Too much? IMAGE REMOVED

Discussion in 'Retouching and Post Processing' started by Bob Coutant, Oct 22, 2005.

  1. Bob Coutant

    Bob Coutant Moderator Moderator

    May 17, 2005
    Pleasantville Ohio
    I processed this one in several different ways, experimenting mainly with lightness, saturation, and blur. The original was shot under a heavily overcast sky and had a dull dreary appearance. Did I take this version too far? Or, would you have brushed in some additional lightening in, say, in the yellows? Or, maybe something else? :confused:

    THANKS FOLKS -- THIS ONE'S BEEN BURIED
     
    Last edited by a moderator: Oct 27, 2005
  2. RayGuselli

    RayGuselli

    Oct 18, 2005
    Hi Bob

    I am new to this forum having spent some time in retouching at dpreview.

    For me I like this type of processing - I dont think it is too much.

    I like to see the colours coming out and this looks superb.

    You may try some paint with light but otherwise I think it is superb - personaly would leave as is - just needs a nice frame and a wall.

    Best wishes

    Ray

    ps also a candidate for deep paint - that would look good imo
     
  3. RayGuselli

    RayGuselli

    Oct 18, 2005
    Had a try

    Hi Bob

    I hope I am not out of order here but I had a go a your shot as it is just so nice and rich.

    I tended to do as you said and brought out yellows but also added a sky as well etc.

    Did some PWL to bring out other colours and also applied an overlay layer and reduced opacity to richen the colours.

    I know you wondered about going too far - perhaps I have.

    Tell me what you thin.

    By the way, not sure if it the done thinge here so if I have posted and should not have done I will of course delete immediately.

    Best Wishes

    Ray

    [​IMG] [/IMG]
     
  4. Bob Coutant

    Bob Coutant Moderator Moderator

    May 17, 2005
    Pleasantville Ohio
    Thanks Ray. I rather enjoy post processing, but I don't like images like this one where I don't have a clear concept of the end point -- I spend too much time spinning my wheels. If it were not raining, I'd go back outside and shoot it again.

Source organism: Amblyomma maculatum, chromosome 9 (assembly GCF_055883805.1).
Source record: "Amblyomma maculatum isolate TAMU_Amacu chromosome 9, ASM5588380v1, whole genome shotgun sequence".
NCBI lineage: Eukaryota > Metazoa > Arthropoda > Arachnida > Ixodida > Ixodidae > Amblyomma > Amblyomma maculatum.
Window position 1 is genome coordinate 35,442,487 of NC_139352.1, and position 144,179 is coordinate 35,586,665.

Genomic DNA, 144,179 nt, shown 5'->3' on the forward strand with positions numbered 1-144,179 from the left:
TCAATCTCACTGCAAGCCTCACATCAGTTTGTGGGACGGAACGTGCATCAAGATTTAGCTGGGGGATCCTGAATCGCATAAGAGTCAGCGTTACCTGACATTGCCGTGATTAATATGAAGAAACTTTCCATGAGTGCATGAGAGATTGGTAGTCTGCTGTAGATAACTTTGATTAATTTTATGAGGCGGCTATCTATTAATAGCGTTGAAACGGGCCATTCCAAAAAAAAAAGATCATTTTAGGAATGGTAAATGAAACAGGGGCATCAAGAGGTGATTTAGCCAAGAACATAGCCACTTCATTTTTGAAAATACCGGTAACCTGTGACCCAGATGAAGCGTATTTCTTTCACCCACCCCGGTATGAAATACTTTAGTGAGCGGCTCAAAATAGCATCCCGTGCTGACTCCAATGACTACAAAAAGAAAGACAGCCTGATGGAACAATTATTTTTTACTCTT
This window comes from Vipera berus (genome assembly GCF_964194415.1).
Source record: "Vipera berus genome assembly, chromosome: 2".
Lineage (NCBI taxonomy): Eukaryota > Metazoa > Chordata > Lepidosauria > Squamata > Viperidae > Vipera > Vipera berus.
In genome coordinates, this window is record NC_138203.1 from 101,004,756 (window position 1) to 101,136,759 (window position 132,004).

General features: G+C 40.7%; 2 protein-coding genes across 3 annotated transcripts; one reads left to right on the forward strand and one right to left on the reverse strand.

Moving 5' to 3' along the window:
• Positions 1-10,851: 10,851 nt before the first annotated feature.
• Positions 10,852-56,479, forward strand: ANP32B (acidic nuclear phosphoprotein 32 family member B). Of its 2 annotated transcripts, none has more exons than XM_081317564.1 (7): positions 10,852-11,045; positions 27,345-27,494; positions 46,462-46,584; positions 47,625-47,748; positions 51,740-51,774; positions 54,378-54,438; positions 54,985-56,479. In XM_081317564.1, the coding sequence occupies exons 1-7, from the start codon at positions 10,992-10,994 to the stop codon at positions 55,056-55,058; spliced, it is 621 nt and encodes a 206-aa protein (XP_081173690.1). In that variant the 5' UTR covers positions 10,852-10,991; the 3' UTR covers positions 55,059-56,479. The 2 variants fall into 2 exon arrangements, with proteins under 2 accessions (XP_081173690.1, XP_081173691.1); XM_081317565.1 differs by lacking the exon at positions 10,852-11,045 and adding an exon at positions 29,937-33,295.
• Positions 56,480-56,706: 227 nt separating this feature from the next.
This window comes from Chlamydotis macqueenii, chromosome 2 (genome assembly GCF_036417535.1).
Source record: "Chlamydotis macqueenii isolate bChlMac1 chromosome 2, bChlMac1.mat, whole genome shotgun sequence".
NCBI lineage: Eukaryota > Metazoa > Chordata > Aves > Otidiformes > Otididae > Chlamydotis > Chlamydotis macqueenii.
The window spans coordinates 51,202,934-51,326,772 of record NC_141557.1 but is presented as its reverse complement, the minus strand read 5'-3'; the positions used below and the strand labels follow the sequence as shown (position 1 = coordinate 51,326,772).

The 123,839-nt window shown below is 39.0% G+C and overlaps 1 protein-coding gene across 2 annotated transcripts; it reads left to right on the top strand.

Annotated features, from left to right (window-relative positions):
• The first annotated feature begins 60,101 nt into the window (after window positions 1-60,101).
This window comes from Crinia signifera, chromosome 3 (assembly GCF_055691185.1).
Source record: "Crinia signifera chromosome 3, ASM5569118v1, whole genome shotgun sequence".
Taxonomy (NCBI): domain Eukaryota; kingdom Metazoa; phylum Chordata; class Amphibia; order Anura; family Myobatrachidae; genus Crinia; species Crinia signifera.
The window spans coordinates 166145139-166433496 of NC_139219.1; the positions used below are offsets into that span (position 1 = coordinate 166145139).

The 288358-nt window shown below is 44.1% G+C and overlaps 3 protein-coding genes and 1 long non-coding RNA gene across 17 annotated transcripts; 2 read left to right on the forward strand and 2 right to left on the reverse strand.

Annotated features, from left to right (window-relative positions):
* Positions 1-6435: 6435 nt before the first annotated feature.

5. Bob Coutant

    Bob Coutant Moderator Moderator

    May 17, 2005
    Pleasantville Ohio
    Thanks again Ray! I like the sky addition -- I had tried that, but my "sky folder" didn't have quite the right one. I'm still vacillating over brightness and saturation -- I guess the real problem lies within my head.
     
  6. RayGuselli

    RayGuselli

    Oct 18, 2005
    Hi Bob

    Yes, I take your point but still like your shot.

    You seem to have captured a real depth of colour - beautiful.

    Best wishes

    Ray
     
  7. Gale

    Gale

    978
    Jan 26, 2005
    Viera Fl
    Bob fabulous image!!!

    Ray great retouch.
    Looks perfect. Needed a sky :>))
     
  8. Ray, how did you add the sky? I wish I knew how to do that.
     
  9. Teach us - Wise one! How did you mask out the sky and leave all the little leaves and such ?
     
  10. RayGuselli

    RayGuselli

    Oct 18, 2005
    Hi Scott

    Adding the sky was not hard .

    Rather than try to explain everything as I am getting ready for a holiday tomorrow here is a quick outline.

    What you need to do is to create a mask so that you can keep only the parts of the picture that are not sky. You are going to replace the sky so you need to get rid of what is there - but how to do it?

    Do a google search for Russell Brown's advanced masking technique and you will download a video. Russell Brown is "the" Photoshop man.

    Just type in his name and you will get to his website and it will be there.

    In short what you do is to create a b/w image and pick the channel RGB which provides most constrast.

    Then copy it as a new layer into channels.

    You create that contrast using Painting with light etc and other tricks such as dodge, burn and also paint in black and white areas which are not difficult to do.

    Then you select to save the image as a selection and drop it back intoi the normal layers.

    Then you get rid of the sky.

    Poick another sky and put it as a layer beneath the original and hey presto.

    However, you need to watch the video as my outline is so brief you will not work from it Scott.

    When back from holiday on 1 November if you still have a problem then drop me an e mail at home and I weill try to assist.

    I hope that helps and you will love the technique as it can be used for so many things.

    Best wishes

    Ray

    dont forget Google ......Russell brown
     
  11. Thanks Ray, have a nice holiday. I'll check out the Russell Brown video.
     
  12. Bob Coutant

    Bob Coutant Moderator Moderator

    May 17, 2005
    Pleasantville Ohio
    As Ray has pointed out, using an extracted channel as a mask can be extremely useful, especially when the required mask has very complex and detailed edges. After all, an extracted channel is an exact replicate of spatial features of the image. I’m not a Photoshopper, so I’m not sure of all options available in PS, but, if you can look at luminance; or the H, S, and V channels in the HSV color model; or H, S, and L in the HSL model; or even monochrome conversions, there’s quite a number (in addition to R, G, and B) of slightly different channels that can serve as ready made masks. Pick the one that best suits the needs of the particular image and tweak it, if necessary. [H and S channels are useful less frequently than the others, but the S channel, in either model, has some very useful special applications.]
     
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